President Obama on Monday hosted at the White House the leader of the Mormon church, who presented the president with detailed volumes of Mr. Obama's family history.
Mr. Obama said he enjoyed the meeting and was grateful for the genealogical records, which he said he would read through with his daughters, Malia and Sasha.
"It's something our family will treasure for years to come," Mr. Obama said in a statement.
Thomas Monson, president of the Church of Jesus Christ of Latter-day Saints, and Elder Dallin Oaks, chairman of the LDS Church genealogical committee, met with Mr. Obama. Senate Majority Leader Harry Reid, Nevada Democrat and a Mormon, arranged and attended the meeting.
White House aides said Mormon leaders traditionally have met with newly elected presidents, presenting them with genealogical records of their family history. The Utah-based church has compiled some of the world's most extensive and detailed genealogical files.
A source said the church presented Mr. Obama with five large leather-bound volumes that go back through generations of the president's family. Mr. Obama's father was born in Kenya. His mother, Stanley Ann Dunham, was from Kansas.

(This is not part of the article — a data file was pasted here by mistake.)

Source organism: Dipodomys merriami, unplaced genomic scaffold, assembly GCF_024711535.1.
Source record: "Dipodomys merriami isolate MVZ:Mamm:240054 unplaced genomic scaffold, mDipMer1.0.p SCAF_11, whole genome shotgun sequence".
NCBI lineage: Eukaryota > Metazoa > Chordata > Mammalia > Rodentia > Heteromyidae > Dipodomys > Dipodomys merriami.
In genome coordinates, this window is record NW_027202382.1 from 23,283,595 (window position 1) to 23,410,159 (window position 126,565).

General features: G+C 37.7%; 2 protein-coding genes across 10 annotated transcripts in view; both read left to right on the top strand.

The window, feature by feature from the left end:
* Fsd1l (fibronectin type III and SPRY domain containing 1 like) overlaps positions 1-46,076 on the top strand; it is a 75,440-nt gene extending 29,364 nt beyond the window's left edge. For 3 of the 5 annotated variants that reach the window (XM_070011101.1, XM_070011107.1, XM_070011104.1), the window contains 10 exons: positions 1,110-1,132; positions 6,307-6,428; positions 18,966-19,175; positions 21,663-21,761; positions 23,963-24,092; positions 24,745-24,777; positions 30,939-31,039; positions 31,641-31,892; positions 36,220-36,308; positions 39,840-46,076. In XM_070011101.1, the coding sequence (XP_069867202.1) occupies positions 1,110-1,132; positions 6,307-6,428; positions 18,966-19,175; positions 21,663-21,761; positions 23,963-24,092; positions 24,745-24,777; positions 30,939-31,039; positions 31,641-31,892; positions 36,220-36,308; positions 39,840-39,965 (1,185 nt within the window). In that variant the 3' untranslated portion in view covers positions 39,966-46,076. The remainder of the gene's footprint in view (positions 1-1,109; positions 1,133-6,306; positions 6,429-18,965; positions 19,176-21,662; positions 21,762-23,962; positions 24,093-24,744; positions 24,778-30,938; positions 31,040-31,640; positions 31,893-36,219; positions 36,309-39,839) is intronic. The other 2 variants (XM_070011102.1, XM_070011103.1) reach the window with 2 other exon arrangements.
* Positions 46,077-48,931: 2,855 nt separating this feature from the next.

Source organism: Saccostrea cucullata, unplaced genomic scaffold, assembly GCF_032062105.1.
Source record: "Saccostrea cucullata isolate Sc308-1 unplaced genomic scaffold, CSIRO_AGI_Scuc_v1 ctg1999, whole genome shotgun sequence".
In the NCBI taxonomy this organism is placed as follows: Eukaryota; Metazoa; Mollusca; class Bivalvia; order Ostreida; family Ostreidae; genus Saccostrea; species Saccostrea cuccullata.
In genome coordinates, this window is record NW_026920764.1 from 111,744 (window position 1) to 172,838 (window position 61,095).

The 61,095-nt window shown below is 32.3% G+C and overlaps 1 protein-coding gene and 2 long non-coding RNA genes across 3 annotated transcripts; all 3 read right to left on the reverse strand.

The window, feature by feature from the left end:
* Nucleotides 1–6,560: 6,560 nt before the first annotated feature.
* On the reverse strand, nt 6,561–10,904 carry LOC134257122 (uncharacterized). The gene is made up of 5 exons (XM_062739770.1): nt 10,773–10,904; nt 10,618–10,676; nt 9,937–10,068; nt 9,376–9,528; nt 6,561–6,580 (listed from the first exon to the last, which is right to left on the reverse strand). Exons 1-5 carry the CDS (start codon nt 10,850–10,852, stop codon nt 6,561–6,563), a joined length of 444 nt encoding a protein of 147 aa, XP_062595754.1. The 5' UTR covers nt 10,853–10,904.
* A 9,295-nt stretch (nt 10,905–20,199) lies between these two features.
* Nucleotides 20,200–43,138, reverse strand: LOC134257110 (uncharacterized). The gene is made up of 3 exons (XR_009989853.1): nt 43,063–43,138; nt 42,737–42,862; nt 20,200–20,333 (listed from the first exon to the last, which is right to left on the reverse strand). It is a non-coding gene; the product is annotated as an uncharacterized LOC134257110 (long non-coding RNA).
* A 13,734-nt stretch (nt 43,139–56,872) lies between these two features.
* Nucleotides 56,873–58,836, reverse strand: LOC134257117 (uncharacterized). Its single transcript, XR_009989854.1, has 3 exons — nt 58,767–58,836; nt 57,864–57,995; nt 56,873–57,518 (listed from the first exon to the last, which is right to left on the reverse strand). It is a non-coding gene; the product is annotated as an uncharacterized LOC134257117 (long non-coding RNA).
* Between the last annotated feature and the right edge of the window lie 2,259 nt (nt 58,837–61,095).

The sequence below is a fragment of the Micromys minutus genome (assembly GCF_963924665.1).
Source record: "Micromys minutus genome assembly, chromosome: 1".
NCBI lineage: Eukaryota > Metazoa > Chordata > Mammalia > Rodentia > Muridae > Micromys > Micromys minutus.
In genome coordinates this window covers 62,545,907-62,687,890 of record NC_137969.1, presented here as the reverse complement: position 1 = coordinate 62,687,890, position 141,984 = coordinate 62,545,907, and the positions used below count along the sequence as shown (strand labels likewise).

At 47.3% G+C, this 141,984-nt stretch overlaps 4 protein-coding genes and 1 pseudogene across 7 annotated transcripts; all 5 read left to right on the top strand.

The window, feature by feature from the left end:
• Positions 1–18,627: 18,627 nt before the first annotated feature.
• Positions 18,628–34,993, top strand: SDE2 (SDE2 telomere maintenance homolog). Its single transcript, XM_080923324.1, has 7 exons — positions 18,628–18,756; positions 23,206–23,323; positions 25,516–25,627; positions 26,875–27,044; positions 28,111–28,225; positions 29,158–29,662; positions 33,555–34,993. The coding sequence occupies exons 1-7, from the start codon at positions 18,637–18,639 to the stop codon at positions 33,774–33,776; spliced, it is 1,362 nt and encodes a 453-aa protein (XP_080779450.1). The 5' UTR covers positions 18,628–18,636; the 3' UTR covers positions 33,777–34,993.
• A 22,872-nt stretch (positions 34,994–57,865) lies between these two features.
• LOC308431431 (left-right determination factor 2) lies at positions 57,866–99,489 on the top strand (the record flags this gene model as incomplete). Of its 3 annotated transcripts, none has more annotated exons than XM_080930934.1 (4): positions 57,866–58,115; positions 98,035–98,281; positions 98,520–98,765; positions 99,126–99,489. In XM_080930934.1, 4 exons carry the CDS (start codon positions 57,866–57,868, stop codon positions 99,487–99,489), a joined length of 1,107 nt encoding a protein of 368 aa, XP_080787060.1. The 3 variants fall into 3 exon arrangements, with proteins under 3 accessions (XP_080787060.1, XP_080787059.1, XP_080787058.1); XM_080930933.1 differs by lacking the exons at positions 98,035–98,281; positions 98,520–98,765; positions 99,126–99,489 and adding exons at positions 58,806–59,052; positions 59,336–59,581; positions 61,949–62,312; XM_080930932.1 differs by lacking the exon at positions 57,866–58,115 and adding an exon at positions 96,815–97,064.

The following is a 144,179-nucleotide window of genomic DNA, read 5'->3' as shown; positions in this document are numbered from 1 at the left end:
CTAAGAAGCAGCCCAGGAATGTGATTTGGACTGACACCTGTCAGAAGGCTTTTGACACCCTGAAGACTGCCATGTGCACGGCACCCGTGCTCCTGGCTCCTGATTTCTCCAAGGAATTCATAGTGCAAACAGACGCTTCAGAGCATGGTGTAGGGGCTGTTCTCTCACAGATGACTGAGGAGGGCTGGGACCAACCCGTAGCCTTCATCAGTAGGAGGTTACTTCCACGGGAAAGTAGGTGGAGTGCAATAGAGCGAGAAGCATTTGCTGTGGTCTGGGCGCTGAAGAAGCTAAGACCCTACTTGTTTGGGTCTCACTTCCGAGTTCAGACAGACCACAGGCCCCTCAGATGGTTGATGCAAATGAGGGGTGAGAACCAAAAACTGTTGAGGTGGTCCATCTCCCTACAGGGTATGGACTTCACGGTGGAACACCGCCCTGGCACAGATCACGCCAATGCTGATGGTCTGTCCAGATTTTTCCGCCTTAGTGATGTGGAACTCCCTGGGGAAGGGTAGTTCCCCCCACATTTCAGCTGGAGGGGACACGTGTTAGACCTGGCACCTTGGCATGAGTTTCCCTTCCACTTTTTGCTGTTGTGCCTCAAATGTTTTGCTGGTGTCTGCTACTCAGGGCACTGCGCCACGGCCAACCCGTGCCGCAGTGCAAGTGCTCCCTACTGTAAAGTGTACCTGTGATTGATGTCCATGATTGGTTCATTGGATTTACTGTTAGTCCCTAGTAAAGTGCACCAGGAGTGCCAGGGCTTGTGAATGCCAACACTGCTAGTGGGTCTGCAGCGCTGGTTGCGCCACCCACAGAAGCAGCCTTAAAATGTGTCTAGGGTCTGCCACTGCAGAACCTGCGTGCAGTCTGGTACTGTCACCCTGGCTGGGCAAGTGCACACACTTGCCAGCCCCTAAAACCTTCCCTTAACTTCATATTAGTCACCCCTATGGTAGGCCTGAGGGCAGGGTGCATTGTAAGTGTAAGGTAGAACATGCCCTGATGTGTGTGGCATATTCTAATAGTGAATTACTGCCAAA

The meeting was closed to the press and first was announced Sunday night.
The church described the meeting to reporters as a "courtesy visit."
Several prominent church members attended the Obama inauguration six months ago.
According to the Deseret News, Mr. Obama canceled a planned campaign visit to Salt Lake City before Super Tuesday in 2008 because it coincided with funeral services planned for the late LDS Church President Gordon B. Hinckley.
Republican Mitt Romney, a potential 2012 challenger for Mr. Obama, is Mormon.
The visit comes as a small but vocal group continues to question Mr. Obama's citizenship with unsuccessful lawsuits challenging the legitimacy of the president's birth certificate. Mr. Obama was born in Hawaii.
The Salt Lake Tribune reported that Mr. Obama's mother was baptized posthumously into the church by a member in 2007, according to researcher Helen Radkey. It is unclear whether that was discussed at Monday's private meeting.